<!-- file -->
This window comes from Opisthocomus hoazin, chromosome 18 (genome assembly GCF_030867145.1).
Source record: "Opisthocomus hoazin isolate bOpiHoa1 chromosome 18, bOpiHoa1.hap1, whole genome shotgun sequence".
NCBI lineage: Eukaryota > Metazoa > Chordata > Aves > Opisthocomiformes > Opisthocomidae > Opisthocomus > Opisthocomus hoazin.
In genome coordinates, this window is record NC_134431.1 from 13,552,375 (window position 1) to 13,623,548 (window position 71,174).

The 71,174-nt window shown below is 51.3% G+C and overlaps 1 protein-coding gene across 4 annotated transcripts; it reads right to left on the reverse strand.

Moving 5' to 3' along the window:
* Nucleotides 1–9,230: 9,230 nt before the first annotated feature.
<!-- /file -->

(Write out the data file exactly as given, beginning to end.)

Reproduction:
This window comes from Opisthocomus hoazin, chromosome 18 (genome assembly GCF_030867145.1).
Source record: "Opisthocomus hoazin isolate bOpiHoa1 chromosome 18, bOpiHoa1.hap1, whole genome shotgun sequence".
NCBI lineage: Eukaryota > Metazoa > Chordata > Aves > Opisthocomiformes > Opisthocomidae > Opisthocomus > Opisthocomus hoazin.
In genome coordinates, this window is record NC_134431.1 from 13,552,375 (window position 1) to 13,623,548 (window position 71,174).

The 71,174-nt window shown below is 51.3% G+C and overlaps 1 protein-coding gene across 4 annotated transcripts; it reads right to left on the reverse strand.

Moving 5' to 3' along the window:
* Nucleotides 1–9,230: 9,230 nt before the first annotated feature.